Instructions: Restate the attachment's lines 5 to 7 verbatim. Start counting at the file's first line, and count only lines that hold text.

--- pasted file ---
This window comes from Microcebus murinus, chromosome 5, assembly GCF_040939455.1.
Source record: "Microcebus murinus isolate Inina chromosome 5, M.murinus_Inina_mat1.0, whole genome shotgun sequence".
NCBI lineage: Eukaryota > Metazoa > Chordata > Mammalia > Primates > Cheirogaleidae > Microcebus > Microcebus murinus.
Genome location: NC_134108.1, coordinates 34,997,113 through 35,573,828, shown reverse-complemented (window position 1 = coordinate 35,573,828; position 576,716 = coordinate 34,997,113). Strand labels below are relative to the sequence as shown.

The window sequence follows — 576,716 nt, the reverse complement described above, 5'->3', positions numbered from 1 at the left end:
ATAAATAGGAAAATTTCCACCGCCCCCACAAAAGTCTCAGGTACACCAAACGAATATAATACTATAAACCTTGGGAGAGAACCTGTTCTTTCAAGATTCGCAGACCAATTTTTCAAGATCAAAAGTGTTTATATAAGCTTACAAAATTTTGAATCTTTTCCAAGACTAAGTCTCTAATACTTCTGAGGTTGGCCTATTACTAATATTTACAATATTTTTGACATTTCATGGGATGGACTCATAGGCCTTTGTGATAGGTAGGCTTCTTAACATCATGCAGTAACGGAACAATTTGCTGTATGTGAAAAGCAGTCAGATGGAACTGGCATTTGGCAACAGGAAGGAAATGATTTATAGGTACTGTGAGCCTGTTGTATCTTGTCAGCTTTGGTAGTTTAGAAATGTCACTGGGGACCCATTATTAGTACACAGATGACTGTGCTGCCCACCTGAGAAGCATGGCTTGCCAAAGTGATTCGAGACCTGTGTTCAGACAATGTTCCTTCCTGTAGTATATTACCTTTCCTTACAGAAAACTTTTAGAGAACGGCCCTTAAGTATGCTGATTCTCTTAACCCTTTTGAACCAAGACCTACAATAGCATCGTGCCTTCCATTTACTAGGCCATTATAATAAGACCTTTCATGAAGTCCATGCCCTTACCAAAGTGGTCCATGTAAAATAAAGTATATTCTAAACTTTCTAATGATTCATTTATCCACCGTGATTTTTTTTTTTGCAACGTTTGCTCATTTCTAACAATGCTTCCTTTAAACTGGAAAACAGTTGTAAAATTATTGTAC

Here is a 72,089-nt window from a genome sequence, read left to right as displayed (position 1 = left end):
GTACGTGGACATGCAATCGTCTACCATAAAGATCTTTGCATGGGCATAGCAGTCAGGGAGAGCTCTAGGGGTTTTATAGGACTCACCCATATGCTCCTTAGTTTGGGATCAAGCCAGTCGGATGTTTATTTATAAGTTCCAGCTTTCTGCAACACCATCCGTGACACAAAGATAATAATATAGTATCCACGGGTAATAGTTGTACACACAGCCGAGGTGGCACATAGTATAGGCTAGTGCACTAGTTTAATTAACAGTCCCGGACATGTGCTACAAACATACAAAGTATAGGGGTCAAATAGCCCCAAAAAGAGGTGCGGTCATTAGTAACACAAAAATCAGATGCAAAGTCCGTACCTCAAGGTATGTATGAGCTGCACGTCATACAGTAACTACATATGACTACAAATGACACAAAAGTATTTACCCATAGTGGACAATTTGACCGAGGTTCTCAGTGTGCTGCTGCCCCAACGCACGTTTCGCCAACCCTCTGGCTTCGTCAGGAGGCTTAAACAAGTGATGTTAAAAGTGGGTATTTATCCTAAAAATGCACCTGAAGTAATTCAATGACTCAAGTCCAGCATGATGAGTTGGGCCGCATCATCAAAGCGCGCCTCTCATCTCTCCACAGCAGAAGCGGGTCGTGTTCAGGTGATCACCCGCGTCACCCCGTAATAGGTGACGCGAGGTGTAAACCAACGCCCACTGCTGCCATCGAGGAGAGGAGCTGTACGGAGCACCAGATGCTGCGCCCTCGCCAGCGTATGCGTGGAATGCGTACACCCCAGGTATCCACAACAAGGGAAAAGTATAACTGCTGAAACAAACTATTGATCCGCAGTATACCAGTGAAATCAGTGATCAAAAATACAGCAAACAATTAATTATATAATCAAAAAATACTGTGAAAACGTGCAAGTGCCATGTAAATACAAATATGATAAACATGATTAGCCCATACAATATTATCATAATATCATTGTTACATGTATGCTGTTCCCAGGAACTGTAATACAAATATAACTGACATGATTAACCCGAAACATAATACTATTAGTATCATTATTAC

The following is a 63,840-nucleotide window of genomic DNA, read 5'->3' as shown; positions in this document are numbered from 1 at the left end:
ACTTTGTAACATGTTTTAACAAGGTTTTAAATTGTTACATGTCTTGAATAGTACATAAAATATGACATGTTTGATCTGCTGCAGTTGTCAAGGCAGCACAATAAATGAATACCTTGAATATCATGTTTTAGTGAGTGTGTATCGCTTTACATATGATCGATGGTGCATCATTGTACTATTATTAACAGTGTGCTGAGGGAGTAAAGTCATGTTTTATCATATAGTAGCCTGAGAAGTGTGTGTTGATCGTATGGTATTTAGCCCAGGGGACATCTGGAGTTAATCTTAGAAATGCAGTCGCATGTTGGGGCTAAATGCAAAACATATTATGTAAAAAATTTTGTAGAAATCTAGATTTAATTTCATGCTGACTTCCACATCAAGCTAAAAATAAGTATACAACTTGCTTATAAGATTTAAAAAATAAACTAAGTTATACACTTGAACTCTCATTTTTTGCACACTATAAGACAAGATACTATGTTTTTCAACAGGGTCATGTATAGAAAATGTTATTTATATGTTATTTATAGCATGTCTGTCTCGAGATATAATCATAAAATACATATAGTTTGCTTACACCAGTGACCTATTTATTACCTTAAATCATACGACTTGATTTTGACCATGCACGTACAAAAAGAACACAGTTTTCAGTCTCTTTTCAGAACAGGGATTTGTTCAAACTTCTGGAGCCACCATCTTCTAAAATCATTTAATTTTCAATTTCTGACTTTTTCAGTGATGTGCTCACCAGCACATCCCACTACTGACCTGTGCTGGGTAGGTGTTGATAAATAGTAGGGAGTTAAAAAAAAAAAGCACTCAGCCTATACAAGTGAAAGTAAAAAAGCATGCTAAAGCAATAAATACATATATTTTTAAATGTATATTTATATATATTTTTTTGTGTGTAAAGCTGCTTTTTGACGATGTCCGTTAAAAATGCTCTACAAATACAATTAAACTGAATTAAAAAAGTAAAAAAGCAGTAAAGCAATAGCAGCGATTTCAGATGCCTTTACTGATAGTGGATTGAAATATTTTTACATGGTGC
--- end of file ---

The window sequence follows — 576,716 nt, the reverse complement described above, 5'->3', positions numbered from 1 at the left end:
ATAAATAGGAAAATTTCCACCGCCCCCACAAAAGTCTCAGGTACACCAAACGAATATAATACTATAAACCTTGGGAGAGAACCTGTTCTTTCAAGATTCGCAGACCAATTTTTCAAGATCAAAAGTGTTTATATAAGCTTACAAAATTTTGAATCTTTTCCAAGACTAAGTCTCTAATACTTCTGAGGTTGGCCTATTACTAATATTTACAATATTTTTGACATTTCATGGGATGGACTCATAGGCCTTTGTGATAGGTAGGCTTCTTAACATCATGCAGTAACGGAACAATTTGCTGTATGTGAAAAGCAGTCAGATGGAACTGGCATTTGGCAACAGGAAGGAAATGATTTATAGGTACTGTGAGCCTGTTGTATCTTGTCAGCTTTGGTAGTTTAGAAATGTCACTGGGGACCCATTATTAGTACACAGATGACTGTGCTGCCCACCTGAGAAGCATGGCTTGCCAAAGTGATTCGAGACCTGTGTTCAGACAATGTTCCTTCCTGTAGTATATTACCTTTCCTTACAGAAAACTTTTAGAGAACGGCCCTTAAGTATGCTGATTCTCTTAACCCTTTTGAACCAAGACCTACAATAGCATCGTGCCTTCCATTTACTAGGCCATTATAATAAGACCTTTCATGAAGTCCATGCCCTTACCAAAGTGGTCCATGTAAAATAAAGTATATTCTAAACTTTCTAATGATTCATTTATCCACCGTGATTTTTTTTTTTGCAACGTTTGCTCATTTCTAACAATGCTTCCTTTAAACTGGAAAACAGTTGTAAAATTATTGTAC

Here is a 72,089-nt window from a genome sequence, read left to right as displayed (position 1 = left end):